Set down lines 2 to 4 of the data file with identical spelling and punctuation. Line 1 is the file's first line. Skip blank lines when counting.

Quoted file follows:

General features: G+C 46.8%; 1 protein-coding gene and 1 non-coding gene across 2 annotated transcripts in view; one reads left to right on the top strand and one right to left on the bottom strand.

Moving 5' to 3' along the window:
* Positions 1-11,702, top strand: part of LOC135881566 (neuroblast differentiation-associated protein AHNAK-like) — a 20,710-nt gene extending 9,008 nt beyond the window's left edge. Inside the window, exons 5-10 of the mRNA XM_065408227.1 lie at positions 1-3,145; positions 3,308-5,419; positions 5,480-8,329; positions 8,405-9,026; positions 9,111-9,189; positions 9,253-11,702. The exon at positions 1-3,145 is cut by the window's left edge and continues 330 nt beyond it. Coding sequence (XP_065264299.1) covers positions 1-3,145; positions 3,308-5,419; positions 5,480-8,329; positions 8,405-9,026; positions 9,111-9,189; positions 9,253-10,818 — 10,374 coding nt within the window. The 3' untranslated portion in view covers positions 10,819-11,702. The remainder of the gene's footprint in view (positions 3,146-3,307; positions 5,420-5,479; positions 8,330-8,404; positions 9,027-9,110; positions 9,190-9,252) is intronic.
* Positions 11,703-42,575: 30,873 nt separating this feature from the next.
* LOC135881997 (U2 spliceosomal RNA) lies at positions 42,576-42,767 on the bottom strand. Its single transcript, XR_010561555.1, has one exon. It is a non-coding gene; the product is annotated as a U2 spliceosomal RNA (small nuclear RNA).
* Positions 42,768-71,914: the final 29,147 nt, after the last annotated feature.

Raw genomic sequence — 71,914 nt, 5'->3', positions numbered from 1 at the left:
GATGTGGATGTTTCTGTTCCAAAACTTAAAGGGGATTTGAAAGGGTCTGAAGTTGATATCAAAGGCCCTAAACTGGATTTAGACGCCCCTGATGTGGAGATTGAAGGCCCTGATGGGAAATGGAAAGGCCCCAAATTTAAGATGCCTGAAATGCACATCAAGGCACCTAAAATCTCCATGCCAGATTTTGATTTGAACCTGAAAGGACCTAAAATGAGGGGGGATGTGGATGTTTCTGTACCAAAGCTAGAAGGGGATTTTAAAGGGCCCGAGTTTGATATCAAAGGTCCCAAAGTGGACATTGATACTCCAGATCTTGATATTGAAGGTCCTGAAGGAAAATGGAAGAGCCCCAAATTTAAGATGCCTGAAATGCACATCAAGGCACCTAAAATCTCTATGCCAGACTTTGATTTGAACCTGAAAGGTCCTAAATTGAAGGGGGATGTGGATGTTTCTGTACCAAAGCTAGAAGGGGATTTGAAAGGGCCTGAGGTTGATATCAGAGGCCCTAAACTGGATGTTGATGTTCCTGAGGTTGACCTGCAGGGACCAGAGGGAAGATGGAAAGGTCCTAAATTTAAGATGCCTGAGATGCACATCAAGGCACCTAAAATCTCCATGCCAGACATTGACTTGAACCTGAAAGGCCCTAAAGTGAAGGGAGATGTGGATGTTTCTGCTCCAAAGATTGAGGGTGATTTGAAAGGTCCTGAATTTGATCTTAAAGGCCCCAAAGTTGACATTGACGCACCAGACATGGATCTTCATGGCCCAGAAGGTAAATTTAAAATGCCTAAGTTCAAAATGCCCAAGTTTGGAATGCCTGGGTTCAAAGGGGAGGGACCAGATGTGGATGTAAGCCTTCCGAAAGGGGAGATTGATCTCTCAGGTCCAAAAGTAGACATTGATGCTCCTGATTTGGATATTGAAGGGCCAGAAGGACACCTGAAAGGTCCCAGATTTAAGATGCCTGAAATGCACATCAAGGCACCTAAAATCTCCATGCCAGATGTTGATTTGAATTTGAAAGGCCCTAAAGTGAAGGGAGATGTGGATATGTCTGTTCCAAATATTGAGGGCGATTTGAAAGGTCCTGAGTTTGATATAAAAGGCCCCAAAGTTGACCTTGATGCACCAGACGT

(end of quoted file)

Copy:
Moving 5' to 3' along the window:
* Positions 1-11,702, top strand: part of LOC135881566 (neuroblast differentiation-associated protein AHNAK-like) — a 20,710-nt gene extending 9,008 nt beyond the window's left edge. Inside the window, exons 5-10 of the mRNA XM_065408227.1 lie at positions 1-3,145; positions 3,308-5,419; positions 5,480-8,329; positions 8,405-9,026; positions 9,111-9,189; positions 9,253-11,702. The exon at positions 1-3,145 is cut by the window's left edge and continues 330 nt beyond it. Coding sequence (XP_065264299.1) covers positions 1-3,145; positions 3,308-5,419; positions 5,480-8,329; positions 8,405-9,026; positions 9,111-9,189; positions 9,253-10,818 — 10,374 coding nt within the window. The 3' untranslated portion in view covers positions 10,819-11,702. The remainder of the gene's footprint in view (positions 3,146-3,307; positions 5,420-5,479; positions 8,330-8,404; positions 9,027-9,110; positions 9,190-9,252) is intronic.
* Positions 11,703-42,575: 30,873 nt separating this feature from the next.